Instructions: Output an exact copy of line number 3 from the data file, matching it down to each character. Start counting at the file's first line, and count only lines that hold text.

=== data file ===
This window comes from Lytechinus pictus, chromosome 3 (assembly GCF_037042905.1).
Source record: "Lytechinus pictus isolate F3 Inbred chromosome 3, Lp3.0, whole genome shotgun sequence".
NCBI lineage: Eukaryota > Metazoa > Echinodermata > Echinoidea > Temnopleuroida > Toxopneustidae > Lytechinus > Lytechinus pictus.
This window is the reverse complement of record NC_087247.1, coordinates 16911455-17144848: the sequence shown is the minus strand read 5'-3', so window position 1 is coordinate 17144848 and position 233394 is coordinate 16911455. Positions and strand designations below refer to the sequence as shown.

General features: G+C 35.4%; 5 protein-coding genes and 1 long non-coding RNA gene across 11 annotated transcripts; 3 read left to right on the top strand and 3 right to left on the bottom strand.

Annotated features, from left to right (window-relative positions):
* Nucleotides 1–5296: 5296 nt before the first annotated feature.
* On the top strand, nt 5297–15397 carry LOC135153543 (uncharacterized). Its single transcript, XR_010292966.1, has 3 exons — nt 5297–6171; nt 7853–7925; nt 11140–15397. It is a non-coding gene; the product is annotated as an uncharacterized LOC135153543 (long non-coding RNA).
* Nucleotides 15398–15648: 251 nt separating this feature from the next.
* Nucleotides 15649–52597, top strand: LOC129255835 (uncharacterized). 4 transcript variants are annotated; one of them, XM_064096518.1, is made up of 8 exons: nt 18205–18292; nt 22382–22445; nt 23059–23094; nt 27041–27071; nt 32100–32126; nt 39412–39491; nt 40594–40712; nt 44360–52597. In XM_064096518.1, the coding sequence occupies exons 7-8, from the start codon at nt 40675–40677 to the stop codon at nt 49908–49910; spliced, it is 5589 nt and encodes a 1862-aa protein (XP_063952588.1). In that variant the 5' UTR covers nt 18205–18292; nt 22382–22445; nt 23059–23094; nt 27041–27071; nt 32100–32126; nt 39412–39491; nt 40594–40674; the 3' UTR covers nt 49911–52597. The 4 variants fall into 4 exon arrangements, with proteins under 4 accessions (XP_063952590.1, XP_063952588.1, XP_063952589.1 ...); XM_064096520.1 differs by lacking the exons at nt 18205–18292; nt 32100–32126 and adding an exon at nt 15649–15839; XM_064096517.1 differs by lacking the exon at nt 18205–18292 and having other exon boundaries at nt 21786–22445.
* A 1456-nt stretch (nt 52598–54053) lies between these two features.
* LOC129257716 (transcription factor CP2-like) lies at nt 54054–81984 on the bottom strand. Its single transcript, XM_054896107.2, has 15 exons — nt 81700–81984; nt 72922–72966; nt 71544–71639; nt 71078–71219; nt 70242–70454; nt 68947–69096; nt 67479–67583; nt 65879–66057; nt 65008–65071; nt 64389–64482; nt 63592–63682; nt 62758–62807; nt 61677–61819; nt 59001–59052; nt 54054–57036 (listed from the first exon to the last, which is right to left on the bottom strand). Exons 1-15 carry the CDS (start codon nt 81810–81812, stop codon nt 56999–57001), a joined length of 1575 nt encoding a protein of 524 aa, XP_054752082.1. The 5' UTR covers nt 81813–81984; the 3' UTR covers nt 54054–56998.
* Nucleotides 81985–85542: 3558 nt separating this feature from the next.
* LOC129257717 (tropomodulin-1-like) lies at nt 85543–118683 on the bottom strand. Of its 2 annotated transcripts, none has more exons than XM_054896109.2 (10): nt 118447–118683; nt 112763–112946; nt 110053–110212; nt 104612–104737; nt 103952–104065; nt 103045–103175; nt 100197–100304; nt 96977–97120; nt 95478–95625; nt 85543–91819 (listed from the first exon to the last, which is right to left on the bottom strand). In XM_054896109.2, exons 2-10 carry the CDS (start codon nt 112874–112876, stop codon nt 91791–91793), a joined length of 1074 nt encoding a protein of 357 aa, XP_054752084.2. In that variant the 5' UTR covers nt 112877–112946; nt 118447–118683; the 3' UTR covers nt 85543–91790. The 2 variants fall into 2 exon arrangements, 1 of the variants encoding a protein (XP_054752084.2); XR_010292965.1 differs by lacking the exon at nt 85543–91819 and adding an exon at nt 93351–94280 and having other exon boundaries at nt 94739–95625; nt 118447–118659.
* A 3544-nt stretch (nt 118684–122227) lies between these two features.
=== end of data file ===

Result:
NCBI lineage: Eukaryota > Metazoa > Echinodermata > Echinoidea > Temnopleuroida > Toxopneustidae > Lytechinus > Lytechinus pictus.